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Relation between exercise-induced changes in ejection fraction and systolic loading conditions at rest in aortic regurgitation



Relation between exercise-induced changes in ejection fraction and systolic loading conditions at rest in aortic regurgitation



Journal of the American College of Cardiology 3(4): 924-929



To examine the role of systolic wall stress at rest in determining left ventricular performance during exercise in aortic regurgitation (AR), systolic wall stress (measured by M-mode echocardiography) was related to changes in left ventricular function during maximal exercise (evaluated by radionuclide ventriculography) in 30 patients with chronic aortic regurgitation. Of these 30 patients, 7 had a normal exercise response, defined as an absolute increase in ejection fraction of 5% or greater (Group I) and 23 had abnormal exercise response, defined as no change (less than 5% change) or a decline (less than or equal to 5%) in ejection fraction (Group II). Patients in Group I had a significantly lower radius/wall thickness ratio (2.5 +/- 0.2 versus 3.1 +/- 0.1, p less than 0.01) and lower peak systolic wall stress (123 +/- 11 versus 211 +/- 12 X 10(3) dynes/cm2, p less than 0.01) than patients in Group II. An increase in ejection fraction during exercise was seen in 6 of the 9 patients with normal systolic wall stress at rest (less than 150 X 10(3) dynes/cm2), but in only 1 of 21 patients with elevated systolic wall stress (p less than 0.001). Peak systolic wall stress at rest varied linearly, and inversely with changes in left ventricular ejection fraction during exercise (r = 0.60, p less than 0.001). Groups I and II did not differ in ejection fraction at rest, clinical symptoms or maximal work load achieved.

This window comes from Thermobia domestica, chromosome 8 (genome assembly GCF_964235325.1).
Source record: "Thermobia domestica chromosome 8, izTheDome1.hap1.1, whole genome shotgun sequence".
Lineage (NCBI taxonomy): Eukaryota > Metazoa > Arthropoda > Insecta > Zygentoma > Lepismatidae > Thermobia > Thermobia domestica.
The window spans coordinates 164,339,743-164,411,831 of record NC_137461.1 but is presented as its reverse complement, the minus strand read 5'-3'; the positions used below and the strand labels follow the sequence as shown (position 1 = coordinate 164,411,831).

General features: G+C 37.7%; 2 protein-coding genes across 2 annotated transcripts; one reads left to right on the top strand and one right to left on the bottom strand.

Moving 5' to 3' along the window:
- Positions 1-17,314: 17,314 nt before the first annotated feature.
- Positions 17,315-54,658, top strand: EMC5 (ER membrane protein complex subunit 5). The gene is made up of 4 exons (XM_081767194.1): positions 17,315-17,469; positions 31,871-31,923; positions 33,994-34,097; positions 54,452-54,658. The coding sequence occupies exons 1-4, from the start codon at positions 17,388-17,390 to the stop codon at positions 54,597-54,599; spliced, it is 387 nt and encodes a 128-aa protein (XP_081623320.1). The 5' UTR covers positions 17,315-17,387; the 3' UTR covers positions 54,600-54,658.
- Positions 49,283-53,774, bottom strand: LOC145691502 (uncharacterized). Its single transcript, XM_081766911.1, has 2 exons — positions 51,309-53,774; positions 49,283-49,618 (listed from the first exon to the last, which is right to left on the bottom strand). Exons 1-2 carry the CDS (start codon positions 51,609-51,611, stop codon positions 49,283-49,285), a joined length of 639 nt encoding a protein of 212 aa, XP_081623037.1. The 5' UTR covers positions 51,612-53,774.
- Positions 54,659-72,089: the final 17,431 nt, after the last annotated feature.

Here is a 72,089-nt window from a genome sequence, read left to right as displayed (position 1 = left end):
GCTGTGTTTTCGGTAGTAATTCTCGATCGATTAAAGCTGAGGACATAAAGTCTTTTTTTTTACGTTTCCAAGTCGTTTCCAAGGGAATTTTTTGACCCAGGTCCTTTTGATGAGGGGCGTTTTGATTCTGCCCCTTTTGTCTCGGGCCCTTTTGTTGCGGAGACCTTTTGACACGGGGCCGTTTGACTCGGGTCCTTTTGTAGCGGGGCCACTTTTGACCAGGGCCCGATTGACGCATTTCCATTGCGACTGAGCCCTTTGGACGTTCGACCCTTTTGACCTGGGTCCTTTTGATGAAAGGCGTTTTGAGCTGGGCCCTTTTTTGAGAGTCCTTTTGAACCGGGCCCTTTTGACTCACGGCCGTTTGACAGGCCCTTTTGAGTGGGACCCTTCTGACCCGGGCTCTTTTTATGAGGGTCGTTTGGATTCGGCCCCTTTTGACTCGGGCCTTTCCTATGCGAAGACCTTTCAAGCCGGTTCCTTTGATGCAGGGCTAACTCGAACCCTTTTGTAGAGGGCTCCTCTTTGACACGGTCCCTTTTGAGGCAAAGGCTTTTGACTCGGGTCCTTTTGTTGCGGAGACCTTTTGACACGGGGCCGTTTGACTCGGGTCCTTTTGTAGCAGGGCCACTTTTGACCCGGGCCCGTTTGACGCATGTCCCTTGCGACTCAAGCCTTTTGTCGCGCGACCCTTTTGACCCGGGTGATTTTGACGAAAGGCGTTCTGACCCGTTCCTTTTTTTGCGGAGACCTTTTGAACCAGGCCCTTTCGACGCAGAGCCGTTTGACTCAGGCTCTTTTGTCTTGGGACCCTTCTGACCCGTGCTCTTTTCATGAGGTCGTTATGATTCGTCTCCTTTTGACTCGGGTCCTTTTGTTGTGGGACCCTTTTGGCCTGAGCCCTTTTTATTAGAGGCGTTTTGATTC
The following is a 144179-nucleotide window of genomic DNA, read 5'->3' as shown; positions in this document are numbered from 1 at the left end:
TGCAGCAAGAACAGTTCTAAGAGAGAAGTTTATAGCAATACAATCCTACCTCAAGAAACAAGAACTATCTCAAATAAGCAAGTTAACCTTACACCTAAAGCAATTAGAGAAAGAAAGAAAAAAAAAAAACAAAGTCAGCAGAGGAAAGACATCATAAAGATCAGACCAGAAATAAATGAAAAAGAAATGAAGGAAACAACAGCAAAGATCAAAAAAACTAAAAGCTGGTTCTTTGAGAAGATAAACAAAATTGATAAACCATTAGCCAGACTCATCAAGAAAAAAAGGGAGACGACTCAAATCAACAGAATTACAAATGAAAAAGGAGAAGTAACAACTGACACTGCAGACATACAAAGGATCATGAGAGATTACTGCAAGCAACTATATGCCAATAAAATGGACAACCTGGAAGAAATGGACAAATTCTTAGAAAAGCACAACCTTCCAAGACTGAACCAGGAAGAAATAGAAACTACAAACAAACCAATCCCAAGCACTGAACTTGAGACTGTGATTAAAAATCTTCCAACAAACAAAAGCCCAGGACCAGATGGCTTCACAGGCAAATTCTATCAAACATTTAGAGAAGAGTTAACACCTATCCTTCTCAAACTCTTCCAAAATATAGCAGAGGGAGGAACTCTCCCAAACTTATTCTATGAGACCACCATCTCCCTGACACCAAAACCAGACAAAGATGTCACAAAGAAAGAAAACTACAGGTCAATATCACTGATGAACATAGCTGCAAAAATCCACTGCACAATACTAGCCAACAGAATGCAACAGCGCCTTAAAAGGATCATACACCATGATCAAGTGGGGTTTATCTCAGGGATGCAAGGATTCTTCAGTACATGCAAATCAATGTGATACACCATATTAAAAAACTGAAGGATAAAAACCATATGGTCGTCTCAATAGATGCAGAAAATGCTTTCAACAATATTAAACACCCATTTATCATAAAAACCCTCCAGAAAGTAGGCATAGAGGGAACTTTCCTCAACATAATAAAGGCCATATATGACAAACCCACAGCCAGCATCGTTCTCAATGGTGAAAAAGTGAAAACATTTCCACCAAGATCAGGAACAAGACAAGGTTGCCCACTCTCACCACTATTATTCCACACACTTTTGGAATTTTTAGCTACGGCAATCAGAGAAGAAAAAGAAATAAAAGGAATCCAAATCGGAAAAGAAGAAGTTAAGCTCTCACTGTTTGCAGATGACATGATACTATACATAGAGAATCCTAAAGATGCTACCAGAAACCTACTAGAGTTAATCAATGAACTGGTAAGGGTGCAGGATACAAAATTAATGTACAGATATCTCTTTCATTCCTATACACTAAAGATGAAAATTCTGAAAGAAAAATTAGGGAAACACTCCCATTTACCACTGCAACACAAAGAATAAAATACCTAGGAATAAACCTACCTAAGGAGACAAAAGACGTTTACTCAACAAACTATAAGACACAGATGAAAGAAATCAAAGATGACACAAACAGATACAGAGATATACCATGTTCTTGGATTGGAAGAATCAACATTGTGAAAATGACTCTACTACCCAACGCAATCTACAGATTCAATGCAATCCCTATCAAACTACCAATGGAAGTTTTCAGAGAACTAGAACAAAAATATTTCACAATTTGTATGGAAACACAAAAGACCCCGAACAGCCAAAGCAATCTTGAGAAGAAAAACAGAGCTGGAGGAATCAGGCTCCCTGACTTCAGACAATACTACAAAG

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Accession: 044180349

Download citation: RISBibTeXText

PMID: 6707358

DOI: 10.1016/s0735-1097(84)80350-2


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